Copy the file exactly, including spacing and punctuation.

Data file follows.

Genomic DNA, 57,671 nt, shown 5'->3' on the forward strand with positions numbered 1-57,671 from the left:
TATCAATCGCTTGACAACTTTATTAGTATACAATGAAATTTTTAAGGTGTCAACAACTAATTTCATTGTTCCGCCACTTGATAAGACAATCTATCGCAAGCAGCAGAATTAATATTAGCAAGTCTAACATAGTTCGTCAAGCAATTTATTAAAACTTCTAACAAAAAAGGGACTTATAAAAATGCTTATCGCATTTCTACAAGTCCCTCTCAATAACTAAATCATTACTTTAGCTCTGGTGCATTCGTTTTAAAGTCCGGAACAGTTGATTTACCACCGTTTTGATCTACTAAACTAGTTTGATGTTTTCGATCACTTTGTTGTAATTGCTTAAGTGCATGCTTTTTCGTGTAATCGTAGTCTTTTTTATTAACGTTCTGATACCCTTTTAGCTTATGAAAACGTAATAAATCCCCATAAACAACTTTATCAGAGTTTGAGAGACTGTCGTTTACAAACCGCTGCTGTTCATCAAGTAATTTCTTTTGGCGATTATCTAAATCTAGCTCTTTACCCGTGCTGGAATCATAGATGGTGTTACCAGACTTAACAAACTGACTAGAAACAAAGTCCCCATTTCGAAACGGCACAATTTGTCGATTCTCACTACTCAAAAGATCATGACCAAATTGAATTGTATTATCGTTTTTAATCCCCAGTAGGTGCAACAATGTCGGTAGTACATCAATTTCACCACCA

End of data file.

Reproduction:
Genomic DNA, 57,671 nt, shown 5'->3' on the forward strand with positions numbered 1-57,671 from the left:
TATCAATCGCTTGACAACTTTATTAGTATACAATGAAATTTTTAAGGTGTCAACAACTAATTTCATTGTTCCGCCACTTGATAAGACAATCTATCGCAAGCAGCAGAATTAATATTAGCAAGTCTAACATAGTTCGTCAAGCAATTTATTAAAACTTCTAACAAAAAAGGGACTTATAAAAATGCTTATCGCATTTCTACAAGTCCCTCTCAATAACTAAATCATTACTTTAGCTCTGGTGCATTCGTTTTAAAGTCCGGAACAGTTGATTTACCACCGTTTTGATCTACTAAACTAGTTTGATGTTTTCGATCACTTTGTTGTAATTGCTTAAGTGCATGCTTTTTCGTGTAATCGTAGTCTTTTTTATTAACGTTCTGATACCCTTTTAGCTTATGAAAACGTAATAAATCCCCATAAACAACTTTATCAGAGTTTGAGAGACTGTCGTTTACAAACCGCTGCTGTTCATCAAGTAATTTCTTTTGGCGATTATCTAAATCTAGCTCTTTACCCGTGCTGGAATCATAGATGGTGTTACCAGACTTAACAAACTGACTAGAAACAAAGTCCCCATTTCGAAACGGCACAATTTGTCGATTCTCACTACTCAAAAGATCATGACCAAATTGAATTGTATTATCGTTTTTAATCCCCAGTAGGTGCAACAATGTCGGTAGTACATCAATTTCACCACCA